Airline profits may be at an all-time high but can the industry keep them there?

It's just déjà vu all over again. So a disillusioned sportsman is said to have remarked on seeing his team once again collapse to defeat. There may be more than a few in the airline industry around the world who can share the sentiment as the briefest of booms is already showing signs of disintegration.

Quite apart from the unfolding economic turmoil in the Asia-Pacific region, and the risk that it will now spill over into rest of the world, there are all the familiar hallmarks of a cycle about to turn. Among them are rising aircraft deliveries (expected to peak around the middle of next year) and easing traffic growth.

The question now is whether the industry can break with its history and avoid the inevitable tailspin that has accompanied every previous cycle.

Even during the boom, the industry's performance has been less than convincing - as shown by a closer study of the Top 100 airline rankings published in this issue. The headline profits may be setting industry records, but by most investment standards a collective net margin of little more than 3 per cent is hardly impressive at the best of times. At the height of a boom it is poor. Even the industry's operating margin of 6.5 per cent would need to double.

Admittedly, the figures have been pulled down by turmoil in the Asia-Pacific region, which narrowly kept its head above break-even.But the excuse should not be taken too far. Despite the efforts of stalwart profit-makers like Cathay Pacific and Singapore Airlines, the region has rarely produced better than a modest net return, despite its huge potential. Neither had the worst of the downturn yet shown through in last year's figures. That still awaits for 1998, with Cathay's first ever interim loss sounding an early warning shot.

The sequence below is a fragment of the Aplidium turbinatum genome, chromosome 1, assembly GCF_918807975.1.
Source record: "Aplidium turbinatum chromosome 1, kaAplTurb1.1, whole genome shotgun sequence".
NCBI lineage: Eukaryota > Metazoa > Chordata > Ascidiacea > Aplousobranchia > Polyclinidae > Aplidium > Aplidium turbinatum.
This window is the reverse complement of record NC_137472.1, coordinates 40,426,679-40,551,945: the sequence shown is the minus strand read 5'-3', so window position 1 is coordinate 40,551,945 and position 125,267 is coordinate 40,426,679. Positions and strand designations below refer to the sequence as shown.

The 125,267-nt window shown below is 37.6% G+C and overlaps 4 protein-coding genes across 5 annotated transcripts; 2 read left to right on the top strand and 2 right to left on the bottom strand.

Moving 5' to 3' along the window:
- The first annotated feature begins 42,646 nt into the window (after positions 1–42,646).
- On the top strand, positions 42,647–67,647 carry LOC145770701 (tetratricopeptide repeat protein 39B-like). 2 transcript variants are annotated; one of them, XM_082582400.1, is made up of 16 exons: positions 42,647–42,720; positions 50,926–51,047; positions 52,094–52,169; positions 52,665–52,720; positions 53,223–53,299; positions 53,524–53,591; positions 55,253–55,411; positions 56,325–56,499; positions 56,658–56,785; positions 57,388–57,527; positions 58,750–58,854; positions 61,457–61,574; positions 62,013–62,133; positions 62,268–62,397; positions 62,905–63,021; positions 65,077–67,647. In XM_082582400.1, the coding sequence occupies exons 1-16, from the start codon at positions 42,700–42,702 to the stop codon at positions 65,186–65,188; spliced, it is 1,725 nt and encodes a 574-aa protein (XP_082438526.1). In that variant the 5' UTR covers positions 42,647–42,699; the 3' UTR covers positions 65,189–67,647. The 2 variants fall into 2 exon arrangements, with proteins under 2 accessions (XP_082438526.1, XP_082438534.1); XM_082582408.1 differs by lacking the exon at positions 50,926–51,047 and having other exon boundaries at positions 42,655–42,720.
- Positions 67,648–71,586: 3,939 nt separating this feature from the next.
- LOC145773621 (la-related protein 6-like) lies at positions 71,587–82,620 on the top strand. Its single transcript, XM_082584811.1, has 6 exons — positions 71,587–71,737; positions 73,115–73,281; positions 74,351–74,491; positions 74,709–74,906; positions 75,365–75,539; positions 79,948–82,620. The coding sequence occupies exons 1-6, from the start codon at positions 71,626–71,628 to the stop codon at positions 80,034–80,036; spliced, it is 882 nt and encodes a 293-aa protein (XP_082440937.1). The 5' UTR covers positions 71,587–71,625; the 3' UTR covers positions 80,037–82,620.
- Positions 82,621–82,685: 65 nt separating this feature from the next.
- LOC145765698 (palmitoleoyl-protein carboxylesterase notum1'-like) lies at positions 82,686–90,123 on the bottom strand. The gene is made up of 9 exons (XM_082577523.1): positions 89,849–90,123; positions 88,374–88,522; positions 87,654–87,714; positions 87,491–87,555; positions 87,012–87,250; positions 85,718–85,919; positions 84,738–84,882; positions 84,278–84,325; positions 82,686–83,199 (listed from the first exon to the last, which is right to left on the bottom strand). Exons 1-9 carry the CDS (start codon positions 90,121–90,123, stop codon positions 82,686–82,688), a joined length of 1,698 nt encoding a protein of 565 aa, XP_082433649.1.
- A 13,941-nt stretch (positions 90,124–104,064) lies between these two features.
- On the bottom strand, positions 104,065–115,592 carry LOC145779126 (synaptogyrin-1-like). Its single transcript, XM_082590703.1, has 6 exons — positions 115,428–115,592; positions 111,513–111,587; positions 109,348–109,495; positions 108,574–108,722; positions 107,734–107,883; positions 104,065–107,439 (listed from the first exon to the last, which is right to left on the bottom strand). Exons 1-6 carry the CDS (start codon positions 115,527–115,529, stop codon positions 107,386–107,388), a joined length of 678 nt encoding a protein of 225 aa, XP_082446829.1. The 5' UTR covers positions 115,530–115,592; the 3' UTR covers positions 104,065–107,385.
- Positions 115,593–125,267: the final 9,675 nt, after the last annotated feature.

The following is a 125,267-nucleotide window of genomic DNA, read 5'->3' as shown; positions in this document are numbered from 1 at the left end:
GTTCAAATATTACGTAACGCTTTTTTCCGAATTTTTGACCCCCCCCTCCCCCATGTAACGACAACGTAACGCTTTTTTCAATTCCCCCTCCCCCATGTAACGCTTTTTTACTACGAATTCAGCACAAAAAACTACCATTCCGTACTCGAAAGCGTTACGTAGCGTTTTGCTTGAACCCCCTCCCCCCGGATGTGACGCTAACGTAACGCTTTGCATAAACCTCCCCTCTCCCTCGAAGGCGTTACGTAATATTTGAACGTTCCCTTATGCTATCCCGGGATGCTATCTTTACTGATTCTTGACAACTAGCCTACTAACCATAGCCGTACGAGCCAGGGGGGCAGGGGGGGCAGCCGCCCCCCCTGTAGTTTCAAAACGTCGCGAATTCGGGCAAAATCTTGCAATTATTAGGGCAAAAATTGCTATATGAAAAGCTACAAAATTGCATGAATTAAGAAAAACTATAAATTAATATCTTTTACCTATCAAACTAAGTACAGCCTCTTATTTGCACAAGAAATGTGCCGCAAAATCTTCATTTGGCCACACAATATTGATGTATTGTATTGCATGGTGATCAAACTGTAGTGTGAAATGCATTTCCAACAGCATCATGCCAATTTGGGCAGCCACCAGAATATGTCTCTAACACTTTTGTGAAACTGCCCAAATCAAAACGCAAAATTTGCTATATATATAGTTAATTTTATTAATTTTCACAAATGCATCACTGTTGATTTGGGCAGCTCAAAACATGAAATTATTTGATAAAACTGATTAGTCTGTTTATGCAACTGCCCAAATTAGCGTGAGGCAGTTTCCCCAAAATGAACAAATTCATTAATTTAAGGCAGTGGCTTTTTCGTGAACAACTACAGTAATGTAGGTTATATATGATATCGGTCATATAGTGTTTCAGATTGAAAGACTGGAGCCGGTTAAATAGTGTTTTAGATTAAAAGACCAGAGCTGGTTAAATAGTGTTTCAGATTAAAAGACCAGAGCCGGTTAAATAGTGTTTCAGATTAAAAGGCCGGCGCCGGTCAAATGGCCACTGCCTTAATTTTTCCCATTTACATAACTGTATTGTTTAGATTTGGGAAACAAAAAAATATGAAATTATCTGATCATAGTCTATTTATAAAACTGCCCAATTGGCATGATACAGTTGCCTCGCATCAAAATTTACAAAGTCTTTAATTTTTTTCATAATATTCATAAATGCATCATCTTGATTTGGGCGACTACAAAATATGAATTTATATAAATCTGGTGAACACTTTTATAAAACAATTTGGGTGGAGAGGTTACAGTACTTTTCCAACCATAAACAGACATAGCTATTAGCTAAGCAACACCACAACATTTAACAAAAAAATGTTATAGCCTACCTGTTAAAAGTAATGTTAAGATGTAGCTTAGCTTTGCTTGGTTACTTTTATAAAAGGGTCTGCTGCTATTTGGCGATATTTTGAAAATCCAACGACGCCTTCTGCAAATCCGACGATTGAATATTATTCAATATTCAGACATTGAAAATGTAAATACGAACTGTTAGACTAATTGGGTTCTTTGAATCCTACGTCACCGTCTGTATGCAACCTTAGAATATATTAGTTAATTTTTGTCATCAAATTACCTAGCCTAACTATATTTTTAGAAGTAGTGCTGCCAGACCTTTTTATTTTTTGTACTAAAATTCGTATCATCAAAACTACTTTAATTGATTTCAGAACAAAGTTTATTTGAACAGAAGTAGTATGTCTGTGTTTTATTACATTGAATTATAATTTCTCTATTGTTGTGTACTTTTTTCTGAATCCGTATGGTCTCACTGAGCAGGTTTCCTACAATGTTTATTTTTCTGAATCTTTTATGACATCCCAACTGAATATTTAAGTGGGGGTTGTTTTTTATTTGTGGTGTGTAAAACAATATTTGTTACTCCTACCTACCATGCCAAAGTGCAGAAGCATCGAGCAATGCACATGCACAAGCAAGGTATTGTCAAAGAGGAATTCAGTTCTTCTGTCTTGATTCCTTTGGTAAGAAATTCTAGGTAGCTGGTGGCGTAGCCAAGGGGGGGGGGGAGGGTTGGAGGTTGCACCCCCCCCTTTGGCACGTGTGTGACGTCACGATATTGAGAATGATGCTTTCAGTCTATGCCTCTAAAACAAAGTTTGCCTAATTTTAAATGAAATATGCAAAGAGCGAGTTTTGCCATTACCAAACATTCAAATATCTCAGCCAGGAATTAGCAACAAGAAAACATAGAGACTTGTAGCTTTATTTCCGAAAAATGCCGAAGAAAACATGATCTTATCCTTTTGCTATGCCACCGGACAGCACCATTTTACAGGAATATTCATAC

Europe's margins too remained a lacklustre 3 per cent despite a year of impressive traffic figures and some dramatic turnarounds among the perennial state-owned loss-makers. Even at operating level the best performers failed to push the margin into double figures, leaving the Association of European Airlines to conclude that its members appear to have run up against a "natural constraint" - including, no doubt, the burden of massive infrastructure costs.

They may do well to look to the US industry where the majors and most of their dedicated feeders have now broken through that ceiling, turning in operating margins in double digits or close. Clearly an unprecedented run of economic growth has helped. But that has been accompanied by a heavy mix of cost-cutting, capacity constraint and consolidation. In short, the industry appears to have emerged from its post-deregulation blood-letting not only leaner but a little wiser. The next test will be whether this new resolve survives into the next market downturn and whether carriers in other regions are prepared to follow suit.

The real sign that the cycle has been broken will come, not from the industry's ability to make a killing in the boom times, but its ability to make a modest profit during the bust.

Source: Airline Business